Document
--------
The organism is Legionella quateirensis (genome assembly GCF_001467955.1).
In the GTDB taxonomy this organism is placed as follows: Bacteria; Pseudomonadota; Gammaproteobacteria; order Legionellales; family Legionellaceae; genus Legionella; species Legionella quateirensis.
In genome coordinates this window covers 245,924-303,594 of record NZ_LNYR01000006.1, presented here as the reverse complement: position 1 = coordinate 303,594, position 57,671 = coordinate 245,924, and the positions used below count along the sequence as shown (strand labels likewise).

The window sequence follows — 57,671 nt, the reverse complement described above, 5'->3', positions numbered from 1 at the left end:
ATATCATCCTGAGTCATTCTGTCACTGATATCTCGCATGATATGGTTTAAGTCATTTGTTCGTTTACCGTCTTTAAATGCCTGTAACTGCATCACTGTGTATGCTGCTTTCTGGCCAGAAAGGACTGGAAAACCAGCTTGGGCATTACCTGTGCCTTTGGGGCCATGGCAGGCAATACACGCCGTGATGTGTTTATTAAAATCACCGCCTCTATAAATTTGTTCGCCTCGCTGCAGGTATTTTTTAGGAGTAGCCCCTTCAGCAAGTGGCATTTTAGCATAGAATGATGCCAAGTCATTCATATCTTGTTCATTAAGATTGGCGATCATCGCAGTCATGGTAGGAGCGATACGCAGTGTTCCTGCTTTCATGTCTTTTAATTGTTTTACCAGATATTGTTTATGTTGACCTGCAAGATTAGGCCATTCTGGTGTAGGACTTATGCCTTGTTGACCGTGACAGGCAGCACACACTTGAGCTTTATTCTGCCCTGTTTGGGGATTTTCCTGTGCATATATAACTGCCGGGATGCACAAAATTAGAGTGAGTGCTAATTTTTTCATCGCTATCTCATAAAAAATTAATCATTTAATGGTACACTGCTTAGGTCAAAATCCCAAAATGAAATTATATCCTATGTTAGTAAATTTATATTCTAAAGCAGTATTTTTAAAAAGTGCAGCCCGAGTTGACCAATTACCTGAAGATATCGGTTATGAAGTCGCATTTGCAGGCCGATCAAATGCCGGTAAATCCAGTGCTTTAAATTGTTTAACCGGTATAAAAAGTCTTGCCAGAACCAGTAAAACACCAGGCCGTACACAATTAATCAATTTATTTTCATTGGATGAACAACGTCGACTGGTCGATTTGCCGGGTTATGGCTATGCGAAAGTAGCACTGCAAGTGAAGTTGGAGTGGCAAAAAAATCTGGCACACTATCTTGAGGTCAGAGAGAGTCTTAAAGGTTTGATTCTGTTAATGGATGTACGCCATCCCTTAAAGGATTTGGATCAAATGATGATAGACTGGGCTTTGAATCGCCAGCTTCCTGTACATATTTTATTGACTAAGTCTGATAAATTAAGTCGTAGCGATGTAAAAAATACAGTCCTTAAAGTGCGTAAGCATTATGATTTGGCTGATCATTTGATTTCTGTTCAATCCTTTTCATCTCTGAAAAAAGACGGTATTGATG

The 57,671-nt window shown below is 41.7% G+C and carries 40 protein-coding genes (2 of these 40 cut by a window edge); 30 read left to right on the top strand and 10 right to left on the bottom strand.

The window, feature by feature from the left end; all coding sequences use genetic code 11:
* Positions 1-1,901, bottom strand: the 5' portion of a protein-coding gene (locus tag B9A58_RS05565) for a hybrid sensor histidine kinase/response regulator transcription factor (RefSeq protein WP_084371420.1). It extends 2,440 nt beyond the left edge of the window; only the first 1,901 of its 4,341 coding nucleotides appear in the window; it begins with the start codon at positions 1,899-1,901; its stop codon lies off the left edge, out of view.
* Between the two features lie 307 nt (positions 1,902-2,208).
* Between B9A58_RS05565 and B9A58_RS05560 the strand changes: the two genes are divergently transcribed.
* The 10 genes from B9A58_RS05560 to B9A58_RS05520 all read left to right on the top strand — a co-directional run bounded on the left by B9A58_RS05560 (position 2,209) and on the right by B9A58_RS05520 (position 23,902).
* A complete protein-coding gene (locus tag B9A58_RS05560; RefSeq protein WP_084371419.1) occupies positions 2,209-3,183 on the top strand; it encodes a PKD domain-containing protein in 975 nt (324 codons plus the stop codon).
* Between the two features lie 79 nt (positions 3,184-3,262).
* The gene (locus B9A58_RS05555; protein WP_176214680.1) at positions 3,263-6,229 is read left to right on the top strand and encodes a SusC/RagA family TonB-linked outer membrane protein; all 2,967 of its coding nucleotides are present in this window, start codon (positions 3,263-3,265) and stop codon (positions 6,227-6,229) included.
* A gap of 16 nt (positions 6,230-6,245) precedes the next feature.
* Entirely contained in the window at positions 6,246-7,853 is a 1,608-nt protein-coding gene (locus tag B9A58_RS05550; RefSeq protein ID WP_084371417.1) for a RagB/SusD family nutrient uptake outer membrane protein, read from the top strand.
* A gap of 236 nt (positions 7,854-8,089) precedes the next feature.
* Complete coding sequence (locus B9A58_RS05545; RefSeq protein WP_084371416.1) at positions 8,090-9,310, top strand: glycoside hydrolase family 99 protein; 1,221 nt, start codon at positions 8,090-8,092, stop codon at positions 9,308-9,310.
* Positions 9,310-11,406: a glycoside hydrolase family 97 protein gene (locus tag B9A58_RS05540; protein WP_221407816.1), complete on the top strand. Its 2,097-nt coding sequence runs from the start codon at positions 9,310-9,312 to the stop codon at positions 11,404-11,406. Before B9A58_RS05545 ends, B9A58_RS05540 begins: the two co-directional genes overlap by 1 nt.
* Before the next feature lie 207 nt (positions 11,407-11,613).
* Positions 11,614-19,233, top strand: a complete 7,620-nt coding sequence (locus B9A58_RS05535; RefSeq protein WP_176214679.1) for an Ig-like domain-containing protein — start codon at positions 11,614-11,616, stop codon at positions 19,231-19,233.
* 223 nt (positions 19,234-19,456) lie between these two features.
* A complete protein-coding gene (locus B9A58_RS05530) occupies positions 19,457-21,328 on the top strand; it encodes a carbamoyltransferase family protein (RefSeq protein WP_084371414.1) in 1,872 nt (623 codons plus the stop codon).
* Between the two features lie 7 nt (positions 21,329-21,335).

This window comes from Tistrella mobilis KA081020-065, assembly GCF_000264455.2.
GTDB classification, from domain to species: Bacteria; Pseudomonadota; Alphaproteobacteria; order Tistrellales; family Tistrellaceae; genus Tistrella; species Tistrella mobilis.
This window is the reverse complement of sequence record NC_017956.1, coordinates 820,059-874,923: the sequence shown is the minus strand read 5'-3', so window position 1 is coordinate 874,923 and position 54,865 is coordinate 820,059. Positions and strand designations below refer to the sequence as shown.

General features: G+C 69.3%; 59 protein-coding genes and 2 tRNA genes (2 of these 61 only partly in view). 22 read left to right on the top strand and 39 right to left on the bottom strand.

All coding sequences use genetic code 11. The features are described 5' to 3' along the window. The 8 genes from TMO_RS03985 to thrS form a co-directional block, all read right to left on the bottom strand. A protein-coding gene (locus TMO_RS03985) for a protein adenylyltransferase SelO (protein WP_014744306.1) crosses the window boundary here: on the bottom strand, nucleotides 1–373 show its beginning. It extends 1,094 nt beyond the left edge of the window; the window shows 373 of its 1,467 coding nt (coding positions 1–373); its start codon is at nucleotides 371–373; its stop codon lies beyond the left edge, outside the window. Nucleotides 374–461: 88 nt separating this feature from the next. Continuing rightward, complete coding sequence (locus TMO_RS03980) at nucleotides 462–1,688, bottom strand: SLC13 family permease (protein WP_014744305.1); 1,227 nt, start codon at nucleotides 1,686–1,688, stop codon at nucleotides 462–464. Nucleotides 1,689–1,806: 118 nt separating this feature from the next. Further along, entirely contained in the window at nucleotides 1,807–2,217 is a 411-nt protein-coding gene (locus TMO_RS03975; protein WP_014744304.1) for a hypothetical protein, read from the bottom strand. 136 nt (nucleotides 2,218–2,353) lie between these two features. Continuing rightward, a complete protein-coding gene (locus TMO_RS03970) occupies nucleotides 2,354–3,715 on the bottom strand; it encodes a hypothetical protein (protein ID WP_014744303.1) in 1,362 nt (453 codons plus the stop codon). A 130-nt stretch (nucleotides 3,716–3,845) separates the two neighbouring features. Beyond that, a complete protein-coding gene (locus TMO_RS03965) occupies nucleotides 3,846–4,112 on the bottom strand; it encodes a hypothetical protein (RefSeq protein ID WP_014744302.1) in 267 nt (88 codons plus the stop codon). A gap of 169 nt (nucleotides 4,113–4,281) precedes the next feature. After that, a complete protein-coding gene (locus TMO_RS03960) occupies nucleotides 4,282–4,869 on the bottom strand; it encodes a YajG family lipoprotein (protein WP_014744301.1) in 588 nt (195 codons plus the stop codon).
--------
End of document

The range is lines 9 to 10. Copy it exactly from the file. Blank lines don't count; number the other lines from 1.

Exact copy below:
* Between the two features lie 307 nt (positions 1,902-2,208).
* Between B9A58_RS05565 and B9A58_RS05560 the strand changes: the two genes are divergently transcribed.